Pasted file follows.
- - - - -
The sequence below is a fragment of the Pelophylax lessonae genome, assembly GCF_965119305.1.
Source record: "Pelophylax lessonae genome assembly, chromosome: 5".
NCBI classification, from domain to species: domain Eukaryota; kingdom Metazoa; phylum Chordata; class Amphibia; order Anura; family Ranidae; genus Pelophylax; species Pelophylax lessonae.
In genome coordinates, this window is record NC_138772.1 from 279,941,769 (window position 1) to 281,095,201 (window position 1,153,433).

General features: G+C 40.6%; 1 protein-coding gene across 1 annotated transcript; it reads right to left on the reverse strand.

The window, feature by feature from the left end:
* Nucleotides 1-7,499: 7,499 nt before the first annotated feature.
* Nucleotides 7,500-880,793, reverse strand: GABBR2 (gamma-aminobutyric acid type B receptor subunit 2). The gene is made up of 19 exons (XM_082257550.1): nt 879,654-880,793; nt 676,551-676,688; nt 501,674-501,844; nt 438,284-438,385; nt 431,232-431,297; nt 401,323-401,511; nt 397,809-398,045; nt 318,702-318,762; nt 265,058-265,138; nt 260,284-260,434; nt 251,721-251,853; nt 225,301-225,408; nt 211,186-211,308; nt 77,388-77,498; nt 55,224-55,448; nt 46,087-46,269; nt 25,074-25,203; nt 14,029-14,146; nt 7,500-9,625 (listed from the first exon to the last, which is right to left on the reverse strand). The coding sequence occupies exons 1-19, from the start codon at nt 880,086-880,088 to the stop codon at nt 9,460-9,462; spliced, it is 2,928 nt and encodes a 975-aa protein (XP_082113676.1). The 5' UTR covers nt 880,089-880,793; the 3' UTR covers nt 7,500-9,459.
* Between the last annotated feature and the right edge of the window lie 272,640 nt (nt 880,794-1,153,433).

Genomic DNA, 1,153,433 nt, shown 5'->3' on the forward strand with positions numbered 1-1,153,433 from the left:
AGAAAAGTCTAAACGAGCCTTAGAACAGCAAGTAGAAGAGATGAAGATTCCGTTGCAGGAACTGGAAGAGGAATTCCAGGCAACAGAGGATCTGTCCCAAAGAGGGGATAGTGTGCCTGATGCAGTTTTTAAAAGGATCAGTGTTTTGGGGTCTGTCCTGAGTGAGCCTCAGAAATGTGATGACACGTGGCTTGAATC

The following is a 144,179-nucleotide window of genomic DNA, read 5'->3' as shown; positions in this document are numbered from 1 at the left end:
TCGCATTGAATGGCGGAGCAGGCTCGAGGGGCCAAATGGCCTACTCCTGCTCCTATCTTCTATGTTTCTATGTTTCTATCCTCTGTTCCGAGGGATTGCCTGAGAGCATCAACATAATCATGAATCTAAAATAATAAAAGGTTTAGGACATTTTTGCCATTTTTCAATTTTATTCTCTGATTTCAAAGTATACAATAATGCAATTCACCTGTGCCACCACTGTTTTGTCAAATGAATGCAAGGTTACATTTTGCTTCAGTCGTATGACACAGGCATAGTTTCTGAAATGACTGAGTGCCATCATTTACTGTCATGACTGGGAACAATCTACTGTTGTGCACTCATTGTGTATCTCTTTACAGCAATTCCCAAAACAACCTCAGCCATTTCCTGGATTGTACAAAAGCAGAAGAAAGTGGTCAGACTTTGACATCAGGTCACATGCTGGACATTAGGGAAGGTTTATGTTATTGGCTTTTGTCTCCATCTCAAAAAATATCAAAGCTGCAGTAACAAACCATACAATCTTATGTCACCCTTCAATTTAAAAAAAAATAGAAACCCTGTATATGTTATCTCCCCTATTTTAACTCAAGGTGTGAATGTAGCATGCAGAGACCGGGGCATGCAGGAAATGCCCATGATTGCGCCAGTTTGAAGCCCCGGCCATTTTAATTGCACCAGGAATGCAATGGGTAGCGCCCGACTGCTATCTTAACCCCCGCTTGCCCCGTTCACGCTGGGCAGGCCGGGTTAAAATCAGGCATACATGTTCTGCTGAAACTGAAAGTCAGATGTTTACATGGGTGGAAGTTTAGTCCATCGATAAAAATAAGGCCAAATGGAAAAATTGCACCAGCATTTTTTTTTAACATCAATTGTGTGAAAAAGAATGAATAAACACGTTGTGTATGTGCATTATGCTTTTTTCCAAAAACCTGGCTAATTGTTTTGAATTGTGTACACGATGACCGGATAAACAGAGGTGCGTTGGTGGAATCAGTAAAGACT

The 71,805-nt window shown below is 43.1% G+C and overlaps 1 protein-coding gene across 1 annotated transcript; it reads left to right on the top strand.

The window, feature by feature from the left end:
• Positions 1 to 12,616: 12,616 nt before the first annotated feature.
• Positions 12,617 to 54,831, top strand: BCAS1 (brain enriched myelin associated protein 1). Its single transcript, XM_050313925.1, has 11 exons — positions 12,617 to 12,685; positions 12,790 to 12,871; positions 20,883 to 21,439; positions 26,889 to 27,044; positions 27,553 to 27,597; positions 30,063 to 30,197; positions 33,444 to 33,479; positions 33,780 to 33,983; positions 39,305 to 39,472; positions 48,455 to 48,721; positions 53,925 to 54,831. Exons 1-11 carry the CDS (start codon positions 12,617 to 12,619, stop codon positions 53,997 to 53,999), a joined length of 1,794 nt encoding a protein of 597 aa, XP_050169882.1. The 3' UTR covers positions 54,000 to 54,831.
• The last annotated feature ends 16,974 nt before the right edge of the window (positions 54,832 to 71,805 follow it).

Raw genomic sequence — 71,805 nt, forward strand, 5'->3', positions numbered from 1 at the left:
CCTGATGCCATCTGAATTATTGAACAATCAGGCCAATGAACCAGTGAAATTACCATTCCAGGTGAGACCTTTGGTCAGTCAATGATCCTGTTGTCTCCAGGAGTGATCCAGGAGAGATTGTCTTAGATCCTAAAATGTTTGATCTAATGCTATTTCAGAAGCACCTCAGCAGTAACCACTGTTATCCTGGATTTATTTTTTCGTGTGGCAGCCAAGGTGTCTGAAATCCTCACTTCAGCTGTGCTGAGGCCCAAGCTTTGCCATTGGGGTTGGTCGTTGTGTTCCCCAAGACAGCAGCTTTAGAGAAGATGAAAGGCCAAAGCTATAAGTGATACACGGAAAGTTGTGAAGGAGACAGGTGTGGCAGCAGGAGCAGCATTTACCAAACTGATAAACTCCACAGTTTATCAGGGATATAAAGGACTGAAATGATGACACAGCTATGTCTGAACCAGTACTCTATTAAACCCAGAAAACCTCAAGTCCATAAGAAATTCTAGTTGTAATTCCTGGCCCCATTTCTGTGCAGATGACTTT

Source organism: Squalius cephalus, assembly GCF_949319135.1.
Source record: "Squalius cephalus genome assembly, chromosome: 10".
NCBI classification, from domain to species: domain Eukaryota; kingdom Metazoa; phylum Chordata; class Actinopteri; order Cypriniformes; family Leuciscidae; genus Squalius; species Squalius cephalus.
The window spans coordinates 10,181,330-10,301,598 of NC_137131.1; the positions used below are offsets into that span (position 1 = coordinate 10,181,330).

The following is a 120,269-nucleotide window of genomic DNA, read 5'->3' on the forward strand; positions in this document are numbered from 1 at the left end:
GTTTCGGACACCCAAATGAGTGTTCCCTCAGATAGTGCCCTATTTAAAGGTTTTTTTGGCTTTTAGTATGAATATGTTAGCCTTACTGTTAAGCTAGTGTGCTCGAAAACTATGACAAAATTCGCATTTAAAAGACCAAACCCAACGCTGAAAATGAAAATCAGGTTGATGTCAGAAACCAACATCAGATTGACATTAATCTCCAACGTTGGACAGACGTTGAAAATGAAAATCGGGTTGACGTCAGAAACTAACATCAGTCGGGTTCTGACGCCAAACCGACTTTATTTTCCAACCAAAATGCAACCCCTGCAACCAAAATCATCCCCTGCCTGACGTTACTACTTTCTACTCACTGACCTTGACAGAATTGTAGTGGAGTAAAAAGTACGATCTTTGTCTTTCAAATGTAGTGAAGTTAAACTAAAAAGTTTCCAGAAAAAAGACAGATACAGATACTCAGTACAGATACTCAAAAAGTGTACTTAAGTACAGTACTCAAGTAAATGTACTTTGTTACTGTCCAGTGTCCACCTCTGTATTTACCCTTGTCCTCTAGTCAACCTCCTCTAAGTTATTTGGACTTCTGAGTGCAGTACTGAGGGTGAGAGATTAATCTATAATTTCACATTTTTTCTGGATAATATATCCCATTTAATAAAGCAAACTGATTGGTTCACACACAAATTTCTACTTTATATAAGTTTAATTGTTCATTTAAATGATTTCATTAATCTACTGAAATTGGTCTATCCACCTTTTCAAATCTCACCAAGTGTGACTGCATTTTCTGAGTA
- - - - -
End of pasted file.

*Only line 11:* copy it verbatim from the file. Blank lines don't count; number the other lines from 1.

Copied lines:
AGAAAAGTCTAAACGAGCCTTAGAACAGCAAGTAGAAGAGATGAAGATTCCGTTGCAGGAACTGGAAGAGGAATTCCAGGCAACAGAGGATCTGTCCCAAAGAGGGGATAGTGTGCCTGATGCAGTTTTTAAAAGGATCAGTGTTTTGGGGTCTGTCCTGAGTGAGCCTCAGAAATGTGATGACACGTGGCTTGAATC